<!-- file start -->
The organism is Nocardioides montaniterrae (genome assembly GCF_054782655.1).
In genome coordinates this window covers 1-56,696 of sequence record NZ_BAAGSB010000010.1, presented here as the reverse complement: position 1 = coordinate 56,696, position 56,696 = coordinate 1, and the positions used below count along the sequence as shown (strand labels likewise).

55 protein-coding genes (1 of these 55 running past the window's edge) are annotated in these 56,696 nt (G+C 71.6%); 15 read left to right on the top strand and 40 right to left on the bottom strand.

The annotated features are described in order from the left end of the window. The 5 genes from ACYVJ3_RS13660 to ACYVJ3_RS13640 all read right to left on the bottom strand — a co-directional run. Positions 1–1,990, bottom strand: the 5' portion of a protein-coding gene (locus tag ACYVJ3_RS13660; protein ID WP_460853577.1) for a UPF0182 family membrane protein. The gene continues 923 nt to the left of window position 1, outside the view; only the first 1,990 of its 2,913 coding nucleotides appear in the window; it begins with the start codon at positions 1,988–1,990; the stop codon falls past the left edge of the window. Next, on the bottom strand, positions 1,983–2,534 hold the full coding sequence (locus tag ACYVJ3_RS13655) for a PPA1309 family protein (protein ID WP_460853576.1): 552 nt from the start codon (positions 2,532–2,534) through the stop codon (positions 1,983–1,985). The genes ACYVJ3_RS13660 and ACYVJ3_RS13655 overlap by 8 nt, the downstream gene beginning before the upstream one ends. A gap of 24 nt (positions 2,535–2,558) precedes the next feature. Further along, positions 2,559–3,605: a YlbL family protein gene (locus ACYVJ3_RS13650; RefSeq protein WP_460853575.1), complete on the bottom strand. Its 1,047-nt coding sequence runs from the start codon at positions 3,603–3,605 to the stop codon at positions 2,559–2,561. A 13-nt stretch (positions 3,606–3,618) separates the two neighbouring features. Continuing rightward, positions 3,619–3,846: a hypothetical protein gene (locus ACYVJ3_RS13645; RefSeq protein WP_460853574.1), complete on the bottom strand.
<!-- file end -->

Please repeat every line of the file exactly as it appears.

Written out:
The organism is Nocardioides montaniterrae (genome assembly GCF_054782655.1).
In genome coordinates this window covers 1-56,696 of sequence record NZ_BAAGSB010000010.1, presented here as the reverse complement: position 1 = coordinate 56,696, position 56,696 = coordinate 1, and the positions used below count along the sequence as shown (strand labels likewise).

55 protein-coding genes (1 of these 55 running past the window's edge) are annotated in these 56,696 nt (G+C 71.6%); 15 read left to right on the top strand and 40 right to left on the bottom strand.

The annotated features are described in order from the left end of the window. The 5 genes from ACYVJ3_RS13660 to ACYVJ3_RS13640 all read right to left on the bottom strand — a co-directional run. Positions 1–1,990, bottom strand: the 5' portion of a protein-coding gene (locus tag ACYVJ3_RS13660; protein ID WP_460853577.1) for a UPF0182 family membrane protein. The gene continues 923 nt to the left of window position 1, outside the view; only the first 1,990 of its 2,913 coding nucleotides appear in the window; it begins with the start codon at positions 1,988–1,990; the stop codon falls past the left edge of the window. Next, on the bottom strand, positions 1,983–2,534 hold the full coding sequence (locus tag ACYVJ3_RS13655) for a PPA1309 family protein (protein ID WP_460853576.1): 552 nt from the start codon (positions 2,532–2,534) through the stop codon (positions 1,983–1,985). The genes ACYVJ3_RS13660 and ACYVJ3_RS13655 overlap by 8 nt, the downstream gene beginning before the upstream one ends. A gap of 24 nt (positions 2,535–2,558) precedes the next feature. Further along, positions 2,559–3,605: a YlbL family protein gene (locus ACYVJ3_RS13650; RefSeq protein WP_460853575.1), complete on the bottom strand. Its 1,047-nt coding sequence runs from the start codon at positions 3,603–3,605 to the stop codon at positions 2,559–2,561. A 13-nt stretch (positions 3,606–3,618) separates the two neighbouring features. Continuing rightward, positions 3,619–3,846: a hypothetical protein gene (locus ACYVJ3_RS13645; RefSeq protein WP_460853574.1), complete on the bottom strand.